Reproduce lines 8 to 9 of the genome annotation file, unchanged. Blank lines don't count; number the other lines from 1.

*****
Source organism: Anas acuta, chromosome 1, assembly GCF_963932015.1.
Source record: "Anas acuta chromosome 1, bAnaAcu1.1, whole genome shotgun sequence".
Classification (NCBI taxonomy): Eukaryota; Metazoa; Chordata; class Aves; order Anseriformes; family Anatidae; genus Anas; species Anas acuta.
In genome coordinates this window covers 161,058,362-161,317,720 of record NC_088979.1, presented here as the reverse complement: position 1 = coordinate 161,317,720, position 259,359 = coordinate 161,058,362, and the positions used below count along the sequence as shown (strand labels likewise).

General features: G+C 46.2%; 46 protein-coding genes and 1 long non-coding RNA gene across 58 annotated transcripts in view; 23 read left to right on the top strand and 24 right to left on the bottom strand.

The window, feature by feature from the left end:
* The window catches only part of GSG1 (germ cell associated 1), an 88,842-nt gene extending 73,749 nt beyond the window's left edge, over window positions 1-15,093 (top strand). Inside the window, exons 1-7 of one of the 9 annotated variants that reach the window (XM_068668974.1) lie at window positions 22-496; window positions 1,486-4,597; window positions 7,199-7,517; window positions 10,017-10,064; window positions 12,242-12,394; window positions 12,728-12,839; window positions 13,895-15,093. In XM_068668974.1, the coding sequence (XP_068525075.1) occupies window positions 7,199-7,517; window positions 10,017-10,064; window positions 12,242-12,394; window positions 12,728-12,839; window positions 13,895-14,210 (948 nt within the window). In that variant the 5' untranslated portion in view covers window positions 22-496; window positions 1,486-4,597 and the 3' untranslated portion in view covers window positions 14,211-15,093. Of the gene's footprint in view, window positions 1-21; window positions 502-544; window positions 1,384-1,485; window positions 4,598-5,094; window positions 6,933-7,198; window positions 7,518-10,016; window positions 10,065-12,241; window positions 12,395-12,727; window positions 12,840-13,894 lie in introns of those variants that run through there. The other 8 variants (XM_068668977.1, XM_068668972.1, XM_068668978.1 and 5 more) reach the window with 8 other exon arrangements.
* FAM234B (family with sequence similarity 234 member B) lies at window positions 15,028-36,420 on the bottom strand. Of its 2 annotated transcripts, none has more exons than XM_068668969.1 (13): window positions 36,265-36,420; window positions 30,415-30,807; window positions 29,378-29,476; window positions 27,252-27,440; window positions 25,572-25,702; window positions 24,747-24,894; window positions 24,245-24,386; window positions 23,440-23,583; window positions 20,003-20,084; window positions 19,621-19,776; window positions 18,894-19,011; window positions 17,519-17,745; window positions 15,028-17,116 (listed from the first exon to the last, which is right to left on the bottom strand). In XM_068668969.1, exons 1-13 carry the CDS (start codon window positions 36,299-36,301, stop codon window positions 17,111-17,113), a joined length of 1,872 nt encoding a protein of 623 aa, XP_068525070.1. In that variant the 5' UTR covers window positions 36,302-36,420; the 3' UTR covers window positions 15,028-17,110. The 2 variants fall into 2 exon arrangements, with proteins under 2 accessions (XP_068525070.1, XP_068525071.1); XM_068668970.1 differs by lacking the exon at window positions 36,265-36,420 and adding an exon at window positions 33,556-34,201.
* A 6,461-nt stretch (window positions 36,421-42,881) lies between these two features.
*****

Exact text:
* FAM234B (family with sequence similarity 234 member B) lies at window positions 15,028-36,420 on the bottom strand. Of its 2 annotated transcripts, none has more exons than XM_068668969.1 (13): window positions 36,265-36,420; window positions 30,415-30,807; window positions 29,378-29,476; window positions 27,252-27,440; window positions 25,572-25,702; window positions 24,747-24,894; window positions 24,245-24,386; window positions 23,440-23,583; window positions 20,003-20,084; window positions 19,621-19,776; window positions 18,894-19,011; window positions 17,519-17,745; window positions 15,028-17,116 (listed from the first exon to the last, which is right to left on the bottom strand). In XM_068668969.1, exons 1-13 carry the CDS (start codon window positions 36,299-36,301, stop codon window positions 17,111-17,113), a joined length of 1,872 nt encoding a protein of 623 aa, XP_068525070.1. In that variant the 5' UTR covers window positions 36,302-36,420; the 3' UTR covers window positions 15,028-17,110. The 2 variants fall into 2 exon arrangements, with proteins under 2 accessions (XP_068525070.1, XP_068525071.1); XM_068668970.1 differs by lacking the exon at window positions 36,265-36,420 and adding an exon at window positions 33,556-34,201.
* A 6,461-nt stretch (window positions 36,421-42,881) lies between these two features.